Renovations (read stripping things back to the bare bones!) started in earnest the day we got the keys in March 2021. As we live and work in London, our efforts have been condensed into 7-10 day (fairly intense) stints, with a little (read a lot of) help from amazing friends and family members. We are currently more than a year away from creating our vision for a luxury bed and breakfast, gite, and leadership and wellbeing retreat business, but we our hoping our ability to get stuck in and some hard graft will pay off.
Removing the plaster from what we had aptly named the 'Pipe' room. We'd initially called it the Bamboo room, as the lower section of wall was covered in bamboo - that was the first thing to go! We were very grateful for the help of Nicole's hard-working sister Josephine, who had travelled with her partner and his son to help us celebrate getting the keys.
With keys, a hammer, chisel and sledge hammer in hand, we commenced renovations in earnest. Our first task was to strip the aptly named Pipe room, situated in the north east corner of the first floor, down to the bare stones. Between the three of us we made good (although in hindsight quite slow) progress. Considering the rudimentary tools we were using, it was a great first effort and there was a real sense of achievement from having completed the task together. There was also a painful sense of some very soar knuckles that had accidentally been hammered on a number of times!
Nicole attacking one of the many partition walls which we needed to take down. Thankfully, this one was fairly light work compared to some of the other walls we have had to take down, as it was constructed of only a thin layer of tiles.
For our next trip in June 2021 we had arranged a skip, which meant we were able to clear away the significant amounts of rubble and debris as we were working. Nick focused his efforts on taking down the walls in what we currently call the stone room, but which was previously made up of several rooms (including the pipe room). The walls were filled with earth, hay, and corn on the cobs, and covered in thin wood batons, likely dating back several hundred years. Meanwhile Nicole stripped the plaster from the walls in what will become the Petit Salon and Salle d'Entrée). We had yet to invest in any power tools at this point, so were mostly relying on a very manual and tiring process of sledgehammering and chiseling. We combined efforts to demolish the only bathroom in the chateau situated next to where Nicole had been chiseling the plaster off the walls in the petit salon. At this stage we opted to leave the toilet, as we were planning on camping in the chateau later in the summer to save on the cost of renting a nearby gite.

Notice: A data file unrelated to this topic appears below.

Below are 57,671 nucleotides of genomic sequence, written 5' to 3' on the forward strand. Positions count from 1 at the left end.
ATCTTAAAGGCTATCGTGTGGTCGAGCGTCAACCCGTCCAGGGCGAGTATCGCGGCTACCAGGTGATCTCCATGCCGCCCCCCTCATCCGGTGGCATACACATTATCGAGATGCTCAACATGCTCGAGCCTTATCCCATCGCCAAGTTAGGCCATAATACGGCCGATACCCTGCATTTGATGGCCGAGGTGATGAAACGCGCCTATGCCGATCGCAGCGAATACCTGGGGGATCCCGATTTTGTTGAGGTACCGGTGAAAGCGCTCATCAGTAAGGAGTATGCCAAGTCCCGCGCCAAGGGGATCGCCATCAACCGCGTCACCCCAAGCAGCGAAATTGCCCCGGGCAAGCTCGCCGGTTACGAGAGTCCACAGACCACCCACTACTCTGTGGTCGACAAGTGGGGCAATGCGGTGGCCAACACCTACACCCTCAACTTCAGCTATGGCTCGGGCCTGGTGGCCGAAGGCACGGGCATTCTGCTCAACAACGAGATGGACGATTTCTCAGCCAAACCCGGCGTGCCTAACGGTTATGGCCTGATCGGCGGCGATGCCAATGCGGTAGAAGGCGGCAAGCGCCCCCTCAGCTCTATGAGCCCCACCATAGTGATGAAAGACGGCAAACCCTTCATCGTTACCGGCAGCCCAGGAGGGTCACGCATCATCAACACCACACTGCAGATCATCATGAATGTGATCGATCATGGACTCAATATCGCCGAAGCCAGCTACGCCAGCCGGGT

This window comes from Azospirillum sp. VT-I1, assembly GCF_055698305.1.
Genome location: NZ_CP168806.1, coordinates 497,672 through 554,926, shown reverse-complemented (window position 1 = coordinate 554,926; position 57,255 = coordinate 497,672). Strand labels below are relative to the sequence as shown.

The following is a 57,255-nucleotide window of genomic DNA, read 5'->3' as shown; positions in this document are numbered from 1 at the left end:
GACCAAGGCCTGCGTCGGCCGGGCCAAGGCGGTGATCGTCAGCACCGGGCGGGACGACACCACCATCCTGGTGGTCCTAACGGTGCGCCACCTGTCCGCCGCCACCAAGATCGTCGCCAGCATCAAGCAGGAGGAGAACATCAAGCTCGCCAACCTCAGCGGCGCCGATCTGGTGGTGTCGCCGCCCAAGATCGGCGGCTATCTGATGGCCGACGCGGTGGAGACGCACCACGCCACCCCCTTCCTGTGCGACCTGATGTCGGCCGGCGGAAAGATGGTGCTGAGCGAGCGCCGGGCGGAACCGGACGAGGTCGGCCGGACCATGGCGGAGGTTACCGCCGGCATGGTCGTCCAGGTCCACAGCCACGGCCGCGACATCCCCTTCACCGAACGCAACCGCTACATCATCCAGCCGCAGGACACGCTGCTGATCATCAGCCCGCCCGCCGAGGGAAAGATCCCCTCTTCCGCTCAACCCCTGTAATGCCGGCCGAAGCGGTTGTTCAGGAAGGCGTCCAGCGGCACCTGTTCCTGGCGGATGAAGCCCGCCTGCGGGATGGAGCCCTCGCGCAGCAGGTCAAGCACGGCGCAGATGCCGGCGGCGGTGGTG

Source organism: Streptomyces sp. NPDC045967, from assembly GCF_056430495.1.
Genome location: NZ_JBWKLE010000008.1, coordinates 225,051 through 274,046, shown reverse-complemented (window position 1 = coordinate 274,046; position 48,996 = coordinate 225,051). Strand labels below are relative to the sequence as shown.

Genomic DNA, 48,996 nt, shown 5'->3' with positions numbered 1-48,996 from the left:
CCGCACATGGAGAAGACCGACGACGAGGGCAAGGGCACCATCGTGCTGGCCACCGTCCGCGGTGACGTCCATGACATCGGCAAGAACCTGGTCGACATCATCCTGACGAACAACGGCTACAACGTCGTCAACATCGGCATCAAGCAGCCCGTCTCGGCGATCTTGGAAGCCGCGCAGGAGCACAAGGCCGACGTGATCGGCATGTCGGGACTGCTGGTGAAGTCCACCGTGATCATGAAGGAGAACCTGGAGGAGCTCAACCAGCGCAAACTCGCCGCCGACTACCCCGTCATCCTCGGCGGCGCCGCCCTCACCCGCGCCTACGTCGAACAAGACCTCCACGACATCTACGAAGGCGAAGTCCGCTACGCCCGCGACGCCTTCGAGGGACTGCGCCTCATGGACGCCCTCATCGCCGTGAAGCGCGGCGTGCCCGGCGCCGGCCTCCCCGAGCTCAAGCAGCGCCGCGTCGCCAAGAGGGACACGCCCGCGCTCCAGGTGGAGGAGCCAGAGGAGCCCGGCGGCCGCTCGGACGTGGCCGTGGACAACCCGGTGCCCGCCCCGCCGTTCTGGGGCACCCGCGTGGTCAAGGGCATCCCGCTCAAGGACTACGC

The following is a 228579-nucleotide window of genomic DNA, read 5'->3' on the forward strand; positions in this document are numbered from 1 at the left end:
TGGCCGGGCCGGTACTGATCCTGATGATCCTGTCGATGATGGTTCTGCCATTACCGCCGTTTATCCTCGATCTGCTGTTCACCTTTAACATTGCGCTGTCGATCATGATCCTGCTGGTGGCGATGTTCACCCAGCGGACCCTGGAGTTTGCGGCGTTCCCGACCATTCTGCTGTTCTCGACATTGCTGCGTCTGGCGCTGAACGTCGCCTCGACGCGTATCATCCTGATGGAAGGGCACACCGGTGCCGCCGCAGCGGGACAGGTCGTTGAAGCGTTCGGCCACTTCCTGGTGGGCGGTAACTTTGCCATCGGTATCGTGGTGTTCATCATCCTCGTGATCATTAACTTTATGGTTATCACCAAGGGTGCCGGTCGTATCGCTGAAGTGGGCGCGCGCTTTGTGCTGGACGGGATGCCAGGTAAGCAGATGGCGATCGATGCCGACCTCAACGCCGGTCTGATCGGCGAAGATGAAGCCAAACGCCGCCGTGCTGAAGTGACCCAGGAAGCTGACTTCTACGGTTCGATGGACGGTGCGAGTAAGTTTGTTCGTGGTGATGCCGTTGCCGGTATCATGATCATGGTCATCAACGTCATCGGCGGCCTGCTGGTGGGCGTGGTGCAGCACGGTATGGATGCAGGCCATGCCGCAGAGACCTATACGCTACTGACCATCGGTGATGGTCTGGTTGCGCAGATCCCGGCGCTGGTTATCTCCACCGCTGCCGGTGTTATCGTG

Reunited again. We were really pleased to once again be joined by Nicole's sister Josephine who flew in from Sweden to help us with the renovations. The three of us got through a lot of rubble in the eight days we were together!
Our very first camping experience at the chateau! We procured some net tents to help protect us from mosquitos, bats and other insects roaming around at night. It was a long first day of travelling and buying the necessary things we needed to camp there, including a fridge, bedding etc. Once we had cleaned the room we were staying in (the future dining rom), it actually felt really cosy. Showers were alfresco - a makeshift set up with the garden hose and a couple of throws hung on a string to protect our modesty. We also invested in our first ever power tool - a jack hammer. We are not entirely sure why we ever thought a hammer and chisel was the way to go initially. We made significant progress, tearing up the floor in the tower (a mixture of tiles, cement, earth, stones and sand), removing the plaster to what will be the garden suite and honeymoon suite, as well as taking down the wall between the two. It was a really great trip with some very fond memories, despite the hard graft.
It was an impressive site to see huge slabs of earth fall with a thud to the floor as we make good progress in demolishing the four metre high partition wall in what will become Le Grand Salon.